How Social Media Can Affect Your Personal Injury Case

Social media is the place where people tend to “tell all” about themselves. From what they’re eating to where they’re vacationing and, in general, how they might be feeling that day, people post both personal and impersonal posts about their lives on social media. While this may seem harmless in most circumstances, when it comes to any kind of accident you may be involved in, posting about that accident and a personal injury claim on social media could come back to haunt you.

If you’ve been involved in an accident and are filing a personal injury claim, it is best to keep this to yourself and avoid any social media posts pertaining to the accident and claim. Why? Because anything you post, no matter how innocent it may appear, can be used against your personal injury claim. At Hastings & Hastings, we always urge our clients to refrain from social media posts that could influence the outcome of a claim. Read on to learn some tips and suggestions that you can follow when it comes to social media and your personal injury claim.

Privacy Rights and Social Media

Did you know that anything you post on social media can be used in a court of law? Because social media posts are considered public despite any privacy settings you may have implemented, they can still be accessed through various ways. For example, a person could use a fake identity to access your posts. In other cases, the insurance adjuster can request access to your social media posts in order to build a case against your claim. For this reason, we recommend refraining from social media while going through a personal injury claim.

How Can Social Media Damage my Personal Injury Claim?

Once you submit a personal injury claim, the insurance adjuster starts to do his job. This means he intends to prove that you were responsible for the accident and/or your injuries are not present or are not as serious as you claim. They will try to use any social media posts to verify their findings against you. In general, the insurance adjuster will look for the following types of social media posts to prove their case. These include:

Pictures: If you’ve claimed an injury, the insurance adjuster will look for any posts that contradict this. These types of posts include your being active, such as playing a sport with friends, going for a jog, dancing at a party, and more. Even a simple picture of you smiling and looking happy than ever can be used against you.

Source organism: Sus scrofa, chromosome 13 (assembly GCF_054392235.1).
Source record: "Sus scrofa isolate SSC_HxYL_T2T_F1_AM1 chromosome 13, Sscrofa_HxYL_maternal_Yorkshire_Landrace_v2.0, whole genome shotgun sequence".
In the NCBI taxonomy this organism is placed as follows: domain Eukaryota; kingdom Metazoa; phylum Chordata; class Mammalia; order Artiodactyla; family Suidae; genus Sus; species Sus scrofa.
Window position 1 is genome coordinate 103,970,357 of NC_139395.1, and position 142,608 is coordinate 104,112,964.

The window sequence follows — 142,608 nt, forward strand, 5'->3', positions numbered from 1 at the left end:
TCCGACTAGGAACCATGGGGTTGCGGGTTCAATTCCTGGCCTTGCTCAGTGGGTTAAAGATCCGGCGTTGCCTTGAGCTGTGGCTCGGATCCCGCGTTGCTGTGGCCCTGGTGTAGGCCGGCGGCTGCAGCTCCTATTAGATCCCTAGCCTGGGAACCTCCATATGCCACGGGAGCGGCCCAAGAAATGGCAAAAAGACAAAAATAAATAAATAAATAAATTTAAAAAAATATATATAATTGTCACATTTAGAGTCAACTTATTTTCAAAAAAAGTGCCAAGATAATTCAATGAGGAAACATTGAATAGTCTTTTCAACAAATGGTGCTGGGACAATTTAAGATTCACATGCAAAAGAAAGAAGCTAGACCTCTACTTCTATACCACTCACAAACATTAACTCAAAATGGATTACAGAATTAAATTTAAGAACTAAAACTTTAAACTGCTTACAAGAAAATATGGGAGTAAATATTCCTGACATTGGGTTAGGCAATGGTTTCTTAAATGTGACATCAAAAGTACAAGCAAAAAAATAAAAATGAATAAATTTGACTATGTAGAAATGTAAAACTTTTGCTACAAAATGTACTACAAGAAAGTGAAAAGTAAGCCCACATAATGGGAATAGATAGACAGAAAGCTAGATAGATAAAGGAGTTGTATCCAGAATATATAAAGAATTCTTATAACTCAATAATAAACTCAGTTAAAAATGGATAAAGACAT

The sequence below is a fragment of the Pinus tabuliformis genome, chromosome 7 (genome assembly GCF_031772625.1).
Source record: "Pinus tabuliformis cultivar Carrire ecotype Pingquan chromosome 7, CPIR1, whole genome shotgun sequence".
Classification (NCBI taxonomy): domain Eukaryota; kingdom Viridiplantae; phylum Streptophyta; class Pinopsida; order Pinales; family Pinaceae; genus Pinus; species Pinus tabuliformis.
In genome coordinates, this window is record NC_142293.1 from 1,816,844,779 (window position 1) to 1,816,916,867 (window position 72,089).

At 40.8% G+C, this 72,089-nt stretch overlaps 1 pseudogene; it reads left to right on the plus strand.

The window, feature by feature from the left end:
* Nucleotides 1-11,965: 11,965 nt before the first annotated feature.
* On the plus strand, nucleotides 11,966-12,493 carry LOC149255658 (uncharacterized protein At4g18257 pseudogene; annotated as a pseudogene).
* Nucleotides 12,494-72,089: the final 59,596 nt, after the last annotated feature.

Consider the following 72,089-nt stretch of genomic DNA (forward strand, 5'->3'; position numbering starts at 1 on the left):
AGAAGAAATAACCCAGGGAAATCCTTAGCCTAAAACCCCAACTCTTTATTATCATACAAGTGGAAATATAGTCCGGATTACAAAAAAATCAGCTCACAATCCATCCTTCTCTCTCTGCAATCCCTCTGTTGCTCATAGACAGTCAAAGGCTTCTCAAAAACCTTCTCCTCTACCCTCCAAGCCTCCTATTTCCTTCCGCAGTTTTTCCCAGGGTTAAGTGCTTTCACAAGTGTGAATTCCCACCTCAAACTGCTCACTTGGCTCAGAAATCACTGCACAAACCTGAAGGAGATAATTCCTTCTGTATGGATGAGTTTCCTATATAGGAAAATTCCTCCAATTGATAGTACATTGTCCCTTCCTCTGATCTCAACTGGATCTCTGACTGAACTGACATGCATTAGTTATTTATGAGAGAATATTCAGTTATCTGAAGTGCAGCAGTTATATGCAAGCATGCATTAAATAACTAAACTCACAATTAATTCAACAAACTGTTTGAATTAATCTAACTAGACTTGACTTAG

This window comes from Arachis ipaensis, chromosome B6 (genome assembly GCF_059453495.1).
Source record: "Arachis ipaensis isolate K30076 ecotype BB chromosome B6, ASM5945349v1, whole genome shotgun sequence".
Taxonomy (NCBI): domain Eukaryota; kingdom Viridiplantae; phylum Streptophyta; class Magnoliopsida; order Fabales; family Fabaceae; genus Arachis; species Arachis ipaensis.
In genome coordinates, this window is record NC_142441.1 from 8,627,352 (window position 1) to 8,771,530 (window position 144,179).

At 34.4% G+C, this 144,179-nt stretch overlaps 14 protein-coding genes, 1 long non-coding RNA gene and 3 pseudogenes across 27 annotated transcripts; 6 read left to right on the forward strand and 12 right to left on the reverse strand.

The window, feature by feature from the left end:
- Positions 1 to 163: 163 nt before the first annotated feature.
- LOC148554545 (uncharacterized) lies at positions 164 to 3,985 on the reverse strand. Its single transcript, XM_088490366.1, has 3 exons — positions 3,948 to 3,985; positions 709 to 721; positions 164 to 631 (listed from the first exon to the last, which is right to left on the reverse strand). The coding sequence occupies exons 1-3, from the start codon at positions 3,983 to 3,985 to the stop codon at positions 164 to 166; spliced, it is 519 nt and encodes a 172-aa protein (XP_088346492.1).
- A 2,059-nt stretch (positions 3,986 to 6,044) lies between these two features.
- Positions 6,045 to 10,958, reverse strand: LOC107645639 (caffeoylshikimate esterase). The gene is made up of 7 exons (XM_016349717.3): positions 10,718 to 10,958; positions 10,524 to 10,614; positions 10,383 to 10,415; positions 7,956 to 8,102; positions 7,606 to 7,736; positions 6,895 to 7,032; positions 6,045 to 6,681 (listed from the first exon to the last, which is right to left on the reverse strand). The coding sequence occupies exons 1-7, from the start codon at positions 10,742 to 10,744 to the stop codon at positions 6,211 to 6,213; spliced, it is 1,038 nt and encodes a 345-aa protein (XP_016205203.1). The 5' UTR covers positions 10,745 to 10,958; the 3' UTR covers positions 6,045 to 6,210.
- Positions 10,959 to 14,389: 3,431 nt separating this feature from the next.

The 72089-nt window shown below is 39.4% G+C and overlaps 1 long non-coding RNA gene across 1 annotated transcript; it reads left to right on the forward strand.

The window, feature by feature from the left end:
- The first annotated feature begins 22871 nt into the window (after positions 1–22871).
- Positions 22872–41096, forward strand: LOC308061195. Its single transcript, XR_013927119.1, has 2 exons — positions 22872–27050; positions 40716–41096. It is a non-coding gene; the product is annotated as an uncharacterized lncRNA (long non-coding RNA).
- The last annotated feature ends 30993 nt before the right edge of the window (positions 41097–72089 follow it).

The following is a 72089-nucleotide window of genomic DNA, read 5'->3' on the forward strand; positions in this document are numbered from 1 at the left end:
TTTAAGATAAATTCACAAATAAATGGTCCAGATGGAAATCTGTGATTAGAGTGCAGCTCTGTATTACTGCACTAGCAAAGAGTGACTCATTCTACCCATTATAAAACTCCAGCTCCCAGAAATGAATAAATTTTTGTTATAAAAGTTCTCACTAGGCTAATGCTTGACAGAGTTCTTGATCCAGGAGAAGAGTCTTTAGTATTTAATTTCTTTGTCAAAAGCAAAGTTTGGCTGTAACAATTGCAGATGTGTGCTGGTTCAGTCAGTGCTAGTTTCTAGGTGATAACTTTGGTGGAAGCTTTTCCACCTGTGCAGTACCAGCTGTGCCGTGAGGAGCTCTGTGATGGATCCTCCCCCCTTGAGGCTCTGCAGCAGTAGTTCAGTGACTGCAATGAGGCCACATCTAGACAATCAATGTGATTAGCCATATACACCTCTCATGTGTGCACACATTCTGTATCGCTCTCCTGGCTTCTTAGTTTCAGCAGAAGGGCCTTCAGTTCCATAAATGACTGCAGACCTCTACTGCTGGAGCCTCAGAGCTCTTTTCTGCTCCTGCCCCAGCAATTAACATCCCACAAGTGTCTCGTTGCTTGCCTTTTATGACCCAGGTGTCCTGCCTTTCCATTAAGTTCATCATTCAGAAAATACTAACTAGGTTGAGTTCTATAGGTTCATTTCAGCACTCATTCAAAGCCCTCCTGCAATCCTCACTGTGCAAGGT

Videos: Any videos you post that give the appearance you’re feeling just fine can seriously weaken your claim. Any video that contradicts your injury claim or shows that you could be exaggerating your claim can be used against you in court.

Comments: If you’ve posted about your accident and injuries, the insurance adjuster will take the time to read through any comments you have made. This information, which is typically considered privileged between you and your attorney, can easily give the insurance adjuster a heads up about your case. Furthermore, the insurance adjuster may even go back years through your social media accounts to look for any other personal injury claims you may have made in the past with a focus on finding deceptive claims.

How can I Protect Myself on Social Media?

During a personal injury claim, the best way to protect yourself is to stay away from social media altogether. This may seem like a tall order, especially since many individuals rely on social media to stay in touch with others and to even run their businesses. However, if getting off of social media is not an option for you, then we recommend you follow these three tips.

Adjust privacy settings: Be sure your privacy settings are set to only friends and family being allowed to view your posts. As stated above, this is not a flawless plan, but will help you to maintain a certain degree of privacy.

Think before you post: Before posting anything on social media, try to think like the insurance adjuster. Would he be able to use this post against you? If your answer is yes or even if you’re not really sure, don’t post it. Never post anything about your claim or the events that led to it.

Alert friends and family: Give your friends and family a call and let them know what is happening. Ask them not to discuss your case on social media at all because the insurance adjuster can use any of this information against you.

To learn more about protecting yourself on social media during the claim process, contact Hastings & Hastings today at 480-706-1100 today.